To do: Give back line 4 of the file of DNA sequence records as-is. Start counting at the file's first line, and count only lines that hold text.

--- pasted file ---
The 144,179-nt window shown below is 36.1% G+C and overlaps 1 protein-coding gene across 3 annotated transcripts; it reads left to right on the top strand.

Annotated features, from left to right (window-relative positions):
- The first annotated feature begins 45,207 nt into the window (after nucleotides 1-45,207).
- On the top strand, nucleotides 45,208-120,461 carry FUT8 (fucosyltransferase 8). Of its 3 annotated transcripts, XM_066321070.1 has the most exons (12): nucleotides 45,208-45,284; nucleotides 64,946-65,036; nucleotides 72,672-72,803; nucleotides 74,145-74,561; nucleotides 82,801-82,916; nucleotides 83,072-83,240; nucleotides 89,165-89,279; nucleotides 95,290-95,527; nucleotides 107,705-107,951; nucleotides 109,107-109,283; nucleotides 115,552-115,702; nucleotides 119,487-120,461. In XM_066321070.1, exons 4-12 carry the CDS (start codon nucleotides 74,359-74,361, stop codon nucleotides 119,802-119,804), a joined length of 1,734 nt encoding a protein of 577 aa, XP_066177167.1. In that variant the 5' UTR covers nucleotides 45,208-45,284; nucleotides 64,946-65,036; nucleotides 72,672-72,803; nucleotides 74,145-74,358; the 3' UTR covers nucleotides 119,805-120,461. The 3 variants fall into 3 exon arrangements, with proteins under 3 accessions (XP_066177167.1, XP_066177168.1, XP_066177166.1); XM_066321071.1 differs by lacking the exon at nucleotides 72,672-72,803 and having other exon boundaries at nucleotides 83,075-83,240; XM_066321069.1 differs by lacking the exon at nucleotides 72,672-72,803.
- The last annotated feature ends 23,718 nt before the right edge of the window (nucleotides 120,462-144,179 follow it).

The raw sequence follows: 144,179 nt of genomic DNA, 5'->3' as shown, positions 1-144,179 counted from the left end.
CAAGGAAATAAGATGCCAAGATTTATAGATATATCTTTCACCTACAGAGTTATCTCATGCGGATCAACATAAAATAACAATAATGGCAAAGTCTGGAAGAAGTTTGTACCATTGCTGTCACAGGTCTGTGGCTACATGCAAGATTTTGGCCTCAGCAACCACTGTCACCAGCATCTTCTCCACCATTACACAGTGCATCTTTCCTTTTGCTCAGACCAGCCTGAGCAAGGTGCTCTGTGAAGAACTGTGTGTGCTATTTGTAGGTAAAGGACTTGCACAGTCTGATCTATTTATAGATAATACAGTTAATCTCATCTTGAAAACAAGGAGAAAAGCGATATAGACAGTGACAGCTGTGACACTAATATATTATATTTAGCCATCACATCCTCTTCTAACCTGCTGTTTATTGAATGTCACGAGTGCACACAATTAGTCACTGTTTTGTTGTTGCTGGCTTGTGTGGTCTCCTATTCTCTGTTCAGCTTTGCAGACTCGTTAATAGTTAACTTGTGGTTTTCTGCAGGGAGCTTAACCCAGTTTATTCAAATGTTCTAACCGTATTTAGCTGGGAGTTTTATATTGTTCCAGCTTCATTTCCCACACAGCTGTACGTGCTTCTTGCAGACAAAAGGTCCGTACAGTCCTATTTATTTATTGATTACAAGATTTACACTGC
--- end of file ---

- On the top strand, nucleotides 45,208-120,461 carry FUT8 (fucosyltransferase 8). Of its 3 annotated transcripts, XM_066321070.1 has the most exons (12): nucleotides 45,208-45,284; nucleotides 64,946-65,036; nucleotides 72,672-72,803; nucleotides 74,145-74,561; nucleotides 82,801-82,916; nucleotides 83,072-83,240; nucleotides 89,165-89,279; nucleotides 95,290-95,527; nucleotides 107,705-107,951; nucleotides 109,107-109,283; nucleotides 115,552-115,702; nucleotides 119,487-120,461. In XM_066321070.1, exons 4-12 carry the CDS (start codon nucleotides 74,359-74,361, stop codon nucleotides 119,802-119,804), a joined length of 1,734 nt encoding a protein of 577 aa, XP_066177167.1. In that variant the 5' UTR covers nucleotides 45,208-45,284; nucleotides 64,946-65,036; nucleotides 72,672-72,803; nucleotides 74,145-74,358; the 3' UTR covers nucleotides 119,805-120,461. The 3 variants fall into 3 exon arrangements, with proteins under 3 accessions (XP_066177167.1, XP_066177168.1, XP_066177166.1); XM_066321071.1 differs by lacking the exon at nucleotides 72,672-72,803 and having other exon boundaries at nucleotides 83,075-83,240; XM_066321069.1 differs by lacking the exon at nucleotides 72,672-72,803.